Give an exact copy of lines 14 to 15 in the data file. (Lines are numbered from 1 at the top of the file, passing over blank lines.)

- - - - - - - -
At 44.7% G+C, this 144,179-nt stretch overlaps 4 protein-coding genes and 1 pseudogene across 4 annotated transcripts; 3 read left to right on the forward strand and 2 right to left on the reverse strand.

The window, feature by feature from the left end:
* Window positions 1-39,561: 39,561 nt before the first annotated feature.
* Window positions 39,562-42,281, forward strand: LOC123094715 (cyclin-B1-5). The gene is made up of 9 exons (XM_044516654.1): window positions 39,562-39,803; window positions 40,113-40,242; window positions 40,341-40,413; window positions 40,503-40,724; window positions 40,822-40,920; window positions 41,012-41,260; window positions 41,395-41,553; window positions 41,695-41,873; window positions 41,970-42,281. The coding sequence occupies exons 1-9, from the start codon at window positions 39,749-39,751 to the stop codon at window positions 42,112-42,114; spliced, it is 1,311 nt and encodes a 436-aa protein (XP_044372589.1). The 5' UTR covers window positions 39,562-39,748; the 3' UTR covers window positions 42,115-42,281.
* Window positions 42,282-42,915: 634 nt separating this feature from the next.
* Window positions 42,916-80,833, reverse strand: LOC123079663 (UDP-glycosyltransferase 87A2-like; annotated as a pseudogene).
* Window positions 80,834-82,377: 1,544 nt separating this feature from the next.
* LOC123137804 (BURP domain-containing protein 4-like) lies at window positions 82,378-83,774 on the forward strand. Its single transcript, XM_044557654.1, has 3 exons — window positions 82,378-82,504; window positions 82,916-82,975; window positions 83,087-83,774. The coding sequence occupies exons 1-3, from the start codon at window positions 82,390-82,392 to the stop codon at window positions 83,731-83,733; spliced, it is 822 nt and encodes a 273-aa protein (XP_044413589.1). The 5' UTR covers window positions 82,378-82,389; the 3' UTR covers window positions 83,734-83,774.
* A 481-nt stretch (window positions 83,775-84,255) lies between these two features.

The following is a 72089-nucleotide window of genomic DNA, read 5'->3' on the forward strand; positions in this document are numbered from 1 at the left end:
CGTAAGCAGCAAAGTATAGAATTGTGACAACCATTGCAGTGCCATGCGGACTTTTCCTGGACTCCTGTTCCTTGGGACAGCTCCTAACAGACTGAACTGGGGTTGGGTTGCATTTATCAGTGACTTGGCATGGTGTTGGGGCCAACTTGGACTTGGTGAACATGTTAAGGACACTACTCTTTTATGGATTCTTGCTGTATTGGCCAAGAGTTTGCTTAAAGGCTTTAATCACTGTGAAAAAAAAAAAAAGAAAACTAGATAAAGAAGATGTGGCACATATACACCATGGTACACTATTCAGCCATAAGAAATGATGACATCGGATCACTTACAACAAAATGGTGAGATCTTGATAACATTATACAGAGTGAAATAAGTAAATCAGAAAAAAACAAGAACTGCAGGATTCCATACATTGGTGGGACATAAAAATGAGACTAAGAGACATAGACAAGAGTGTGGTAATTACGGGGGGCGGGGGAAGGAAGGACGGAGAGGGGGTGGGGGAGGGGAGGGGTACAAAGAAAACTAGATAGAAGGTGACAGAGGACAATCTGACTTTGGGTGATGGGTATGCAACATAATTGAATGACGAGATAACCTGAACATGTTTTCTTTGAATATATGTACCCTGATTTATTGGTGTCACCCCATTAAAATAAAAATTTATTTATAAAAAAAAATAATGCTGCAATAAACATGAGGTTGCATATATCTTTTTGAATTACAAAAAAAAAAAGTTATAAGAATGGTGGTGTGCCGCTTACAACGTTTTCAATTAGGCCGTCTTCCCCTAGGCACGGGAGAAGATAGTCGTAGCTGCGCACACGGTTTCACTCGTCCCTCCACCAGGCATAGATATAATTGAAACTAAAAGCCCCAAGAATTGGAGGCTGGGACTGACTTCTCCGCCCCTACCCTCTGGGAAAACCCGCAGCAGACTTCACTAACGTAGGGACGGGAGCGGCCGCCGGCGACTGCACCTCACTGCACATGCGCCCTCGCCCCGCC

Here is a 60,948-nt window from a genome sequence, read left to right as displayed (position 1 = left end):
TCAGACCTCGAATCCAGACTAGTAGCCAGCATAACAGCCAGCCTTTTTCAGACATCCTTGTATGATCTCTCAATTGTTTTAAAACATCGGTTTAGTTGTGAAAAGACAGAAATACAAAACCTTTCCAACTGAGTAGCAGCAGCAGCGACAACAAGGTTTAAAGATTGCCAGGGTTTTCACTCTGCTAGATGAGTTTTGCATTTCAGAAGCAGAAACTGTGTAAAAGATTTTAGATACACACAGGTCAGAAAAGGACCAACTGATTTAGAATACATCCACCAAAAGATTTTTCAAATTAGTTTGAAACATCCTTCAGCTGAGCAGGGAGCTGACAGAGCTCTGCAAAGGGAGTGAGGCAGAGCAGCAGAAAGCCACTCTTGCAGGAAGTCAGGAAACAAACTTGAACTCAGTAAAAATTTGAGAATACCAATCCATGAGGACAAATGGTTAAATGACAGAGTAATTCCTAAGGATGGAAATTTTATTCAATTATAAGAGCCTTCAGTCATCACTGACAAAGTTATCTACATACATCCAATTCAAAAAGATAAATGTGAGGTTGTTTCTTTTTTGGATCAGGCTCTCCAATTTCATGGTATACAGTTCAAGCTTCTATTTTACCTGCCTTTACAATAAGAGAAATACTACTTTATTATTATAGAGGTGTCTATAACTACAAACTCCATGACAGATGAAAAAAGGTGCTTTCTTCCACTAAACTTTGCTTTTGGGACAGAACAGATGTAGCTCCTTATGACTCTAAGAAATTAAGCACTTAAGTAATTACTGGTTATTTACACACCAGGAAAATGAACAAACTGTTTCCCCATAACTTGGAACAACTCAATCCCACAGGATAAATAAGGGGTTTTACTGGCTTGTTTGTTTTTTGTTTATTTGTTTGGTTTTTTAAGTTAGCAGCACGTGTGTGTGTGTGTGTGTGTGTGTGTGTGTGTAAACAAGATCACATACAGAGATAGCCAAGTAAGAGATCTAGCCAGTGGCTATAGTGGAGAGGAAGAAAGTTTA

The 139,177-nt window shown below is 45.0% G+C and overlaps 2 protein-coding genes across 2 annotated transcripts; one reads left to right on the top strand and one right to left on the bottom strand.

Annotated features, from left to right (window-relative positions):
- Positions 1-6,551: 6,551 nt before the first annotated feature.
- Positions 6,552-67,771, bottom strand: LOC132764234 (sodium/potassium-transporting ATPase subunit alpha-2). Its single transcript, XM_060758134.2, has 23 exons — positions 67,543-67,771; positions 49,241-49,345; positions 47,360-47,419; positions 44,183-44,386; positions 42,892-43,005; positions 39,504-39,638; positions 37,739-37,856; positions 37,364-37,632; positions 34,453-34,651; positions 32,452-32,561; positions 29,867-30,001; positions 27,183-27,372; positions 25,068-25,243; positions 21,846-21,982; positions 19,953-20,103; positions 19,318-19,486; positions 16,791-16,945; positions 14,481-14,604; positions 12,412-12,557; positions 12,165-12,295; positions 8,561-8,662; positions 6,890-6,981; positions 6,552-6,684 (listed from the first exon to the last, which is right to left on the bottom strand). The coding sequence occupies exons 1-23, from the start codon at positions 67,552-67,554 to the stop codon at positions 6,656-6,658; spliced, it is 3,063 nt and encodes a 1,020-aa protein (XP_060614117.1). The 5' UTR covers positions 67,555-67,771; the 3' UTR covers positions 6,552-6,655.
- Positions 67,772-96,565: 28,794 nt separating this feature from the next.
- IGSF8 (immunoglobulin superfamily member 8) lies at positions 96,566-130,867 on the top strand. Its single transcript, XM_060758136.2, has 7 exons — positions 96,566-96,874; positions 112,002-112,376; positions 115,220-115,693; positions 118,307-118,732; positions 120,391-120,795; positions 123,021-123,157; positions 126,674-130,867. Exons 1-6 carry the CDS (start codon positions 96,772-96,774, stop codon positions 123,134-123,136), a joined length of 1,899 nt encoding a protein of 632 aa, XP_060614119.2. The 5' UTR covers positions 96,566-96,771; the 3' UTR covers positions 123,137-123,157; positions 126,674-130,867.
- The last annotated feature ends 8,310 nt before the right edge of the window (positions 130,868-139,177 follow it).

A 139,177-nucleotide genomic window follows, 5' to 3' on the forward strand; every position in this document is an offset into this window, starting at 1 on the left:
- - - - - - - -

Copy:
The 139,177-nt window shown below is 45.0% G+C and overlaps 2 protein-coding genes across 2 annotated transcripts; one reads left to right on the top strand and one right to left on the bottom strand.

Annotated features, from left to right (window-relative positions):